6. Twenty-First Century Capitalism (CBC Massey Lectures Series) by Robert Heilbroner.

Of the Massey Lectures that I have read thus far, I would say Heilbroner’s are the weakest.  This is not to say that this is a particularly bad book — it’s just that all the other contributions I’ve read were extremely strong.

Anyway, in this contribution, I feel like Heilbroner mostly restates and compacts themes that he has spoken of in more detail elsewhere (like inThe Worldly Philosophers).  Thus, he begins by trying to gain a bit of critical distance from outside capitalism in order to understand what defines capitalism, and he then goes on to look at capital, politics, and the market.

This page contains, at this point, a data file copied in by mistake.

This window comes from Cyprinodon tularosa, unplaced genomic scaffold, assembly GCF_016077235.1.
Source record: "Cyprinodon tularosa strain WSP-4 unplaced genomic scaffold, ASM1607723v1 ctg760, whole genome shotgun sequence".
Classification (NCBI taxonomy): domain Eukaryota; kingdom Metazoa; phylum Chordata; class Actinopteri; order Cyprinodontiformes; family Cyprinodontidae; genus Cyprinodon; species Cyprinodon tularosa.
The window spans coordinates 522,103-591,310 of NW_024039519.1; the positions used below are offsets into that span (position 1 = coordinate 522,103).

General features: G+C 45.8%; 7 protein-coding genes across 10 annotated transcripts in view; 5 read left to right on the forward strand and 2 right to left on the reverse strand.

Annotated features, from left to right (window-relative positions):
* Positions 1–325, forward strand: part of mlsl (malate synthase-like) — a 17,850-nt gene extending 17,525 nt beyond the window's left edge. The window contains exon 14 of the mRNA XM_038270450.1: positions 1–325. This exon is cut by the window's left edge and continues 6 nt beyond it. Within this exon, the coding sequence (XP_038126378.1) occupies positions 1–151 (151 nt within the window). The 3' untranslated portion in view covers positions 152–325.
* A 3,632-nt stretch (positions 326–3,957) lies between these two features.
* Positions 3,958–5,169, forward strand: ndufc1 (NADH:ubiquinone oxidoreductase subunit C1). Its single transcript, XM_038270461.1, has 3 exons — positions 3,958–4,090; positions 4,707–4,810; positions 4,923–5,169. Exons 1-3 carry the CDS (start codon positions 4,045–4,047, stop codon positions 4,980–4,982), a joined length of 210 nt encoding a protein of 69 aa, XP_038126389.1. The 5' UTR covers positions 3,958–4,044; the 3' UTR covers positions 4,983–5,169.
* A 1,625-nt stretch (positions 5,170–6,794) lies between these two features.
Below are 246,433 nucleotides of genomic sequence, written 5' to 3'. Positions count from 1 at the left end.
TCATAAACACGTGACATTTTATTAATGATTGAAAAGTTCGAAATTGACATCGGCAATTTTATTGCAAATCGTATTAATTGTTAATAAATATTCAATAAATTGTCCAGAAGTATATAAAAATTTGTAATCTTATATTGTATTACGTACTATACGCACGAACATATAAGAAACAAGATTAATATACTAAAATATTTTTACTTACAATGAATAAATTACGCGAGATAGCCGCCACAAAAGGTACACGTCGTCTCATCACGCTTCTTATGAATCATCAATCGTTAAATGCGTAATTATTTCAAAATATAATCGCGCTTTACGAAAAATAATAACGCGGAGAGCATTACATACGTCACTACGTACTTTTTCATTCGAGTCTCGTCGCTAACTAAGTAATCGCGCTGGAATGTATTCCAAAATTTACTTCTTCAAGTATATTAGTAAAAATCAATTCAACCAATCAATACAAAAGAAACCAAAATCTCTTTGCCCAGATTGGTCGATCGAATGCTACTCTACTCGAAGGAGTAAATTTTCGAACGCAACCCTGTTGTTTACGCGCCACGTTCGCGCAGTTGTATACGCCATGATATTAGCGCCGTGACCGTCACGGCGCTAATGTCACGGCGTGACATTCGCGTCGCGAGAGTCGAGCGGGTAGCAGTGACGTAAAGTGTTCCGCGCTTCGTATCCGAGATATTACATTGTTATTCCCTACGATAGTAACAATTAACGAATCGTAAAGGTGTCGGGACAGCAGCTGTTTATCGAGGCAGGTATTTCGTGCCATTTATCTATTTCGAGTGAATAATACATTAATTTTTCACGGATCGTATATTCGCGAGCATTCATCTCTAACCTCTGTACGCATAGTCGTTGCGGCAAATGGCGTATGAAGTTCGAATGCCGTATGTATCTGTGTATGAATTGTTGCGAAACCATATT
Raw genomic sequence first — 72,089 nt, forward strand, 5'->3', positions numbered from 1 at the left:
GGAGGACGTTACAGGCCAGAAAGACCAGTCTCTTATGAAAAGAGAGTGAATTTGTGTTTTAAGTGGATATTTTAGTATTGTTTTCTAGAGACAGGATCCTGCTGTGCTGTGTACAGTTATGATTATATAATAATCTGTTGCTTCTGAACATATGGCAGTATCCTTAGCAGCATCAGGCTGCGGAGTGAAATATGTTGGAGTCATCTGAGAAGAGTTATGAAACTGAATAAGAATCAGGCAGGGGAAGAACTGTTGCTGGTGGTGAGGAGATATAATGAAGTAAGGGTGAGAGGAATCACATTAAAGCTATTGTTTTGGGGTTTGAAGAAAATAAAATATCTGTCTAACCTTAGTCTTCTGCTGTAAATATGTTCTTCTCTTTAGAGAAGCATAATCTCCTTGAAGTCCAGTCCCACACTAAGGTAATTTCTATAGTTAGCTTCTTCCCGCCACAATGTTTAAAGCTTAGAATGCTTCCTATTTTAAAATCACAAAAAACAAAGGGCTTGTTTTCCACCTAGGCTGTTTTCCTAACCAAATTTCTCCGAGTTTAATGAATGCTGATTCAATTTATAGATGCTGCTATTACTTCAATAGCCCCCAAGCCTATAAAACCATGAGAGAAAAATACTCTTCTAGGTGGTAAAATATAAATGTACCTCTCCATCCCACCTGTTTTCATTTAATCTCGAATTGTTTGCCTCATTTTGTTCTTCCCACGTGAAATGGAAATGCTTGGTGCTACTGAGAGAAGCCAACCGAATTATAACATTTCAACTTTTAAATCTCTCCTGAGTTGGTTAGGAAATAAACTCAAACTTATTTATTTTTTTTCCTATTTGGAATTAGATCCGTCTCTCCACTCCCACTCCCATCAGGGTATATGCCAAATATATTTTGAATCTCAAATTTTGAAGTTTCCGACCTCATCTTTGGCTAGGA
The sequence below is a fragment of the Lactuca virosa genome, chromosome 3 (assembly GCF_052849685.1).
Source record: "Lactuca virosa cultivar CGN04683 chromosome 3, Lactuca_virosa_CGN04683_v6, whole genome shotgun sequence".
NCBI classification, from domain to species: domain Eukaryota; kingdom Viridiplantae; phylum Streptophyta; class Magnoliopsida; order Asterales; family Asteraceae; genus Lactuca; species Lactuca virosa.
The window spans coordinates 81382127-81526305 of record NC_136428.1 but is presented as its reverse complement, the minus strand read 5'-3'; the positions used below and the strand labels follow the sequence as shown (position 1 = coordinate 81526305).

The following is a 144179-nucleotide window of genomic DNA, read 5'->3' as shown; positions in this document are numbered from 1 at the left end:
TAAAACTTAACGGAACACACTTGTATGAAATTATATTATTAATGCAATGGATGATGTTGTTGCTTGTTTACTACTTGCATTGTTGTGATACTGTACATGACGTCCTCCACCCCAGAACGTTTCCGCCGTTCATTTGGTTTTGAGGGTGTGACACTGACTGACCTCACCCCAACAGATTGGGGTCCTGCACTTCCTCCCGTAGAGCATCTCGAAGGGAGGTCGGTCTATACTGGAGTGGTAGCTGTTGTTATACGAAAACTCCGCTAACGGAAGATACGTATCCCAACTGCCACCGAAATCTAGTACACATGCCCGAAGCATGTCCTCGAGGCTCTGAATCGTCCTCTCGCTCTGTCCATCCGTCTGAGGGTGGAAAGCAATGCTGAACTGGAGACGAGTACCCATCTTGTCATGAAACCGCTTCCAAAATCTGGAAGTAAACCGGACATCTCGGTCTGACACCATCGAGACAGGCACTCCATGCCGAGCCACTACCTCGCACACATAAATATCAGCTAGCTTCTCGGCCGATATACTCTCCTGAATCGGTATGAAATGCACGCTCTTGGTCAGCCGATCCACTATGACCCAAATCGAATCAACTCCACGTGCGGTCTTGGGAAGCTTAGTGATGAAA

Heilbroner then concludes by cautiously positing some scenarios for the future (NB: the lectures were delivered in 1992).  Capitalism, Heilbroner, is too deeply ingrained into our way of life to be overcome in the twenty-first century.  Instead, he asserts, the best we can hope for is the deliberate creation of governments and other civic or political structures that are able to curb the excesses and counter the violence and exploitation that comes when capitalism is left unchecked.  Now, I should note that Heilbroner is particularly fond of his own prognosis… it’s just that he doesn’t think that the search for a “postcapitalist society” will be successful in the twenty-first century.  However, he does believe that it is important for us to hold onto the dream of such a society.  He believes that the tensions and failures of capitalism will only worsen in the days ahead and so he concludes that, in such a future, “it will help to have another social destination in our imaginations.”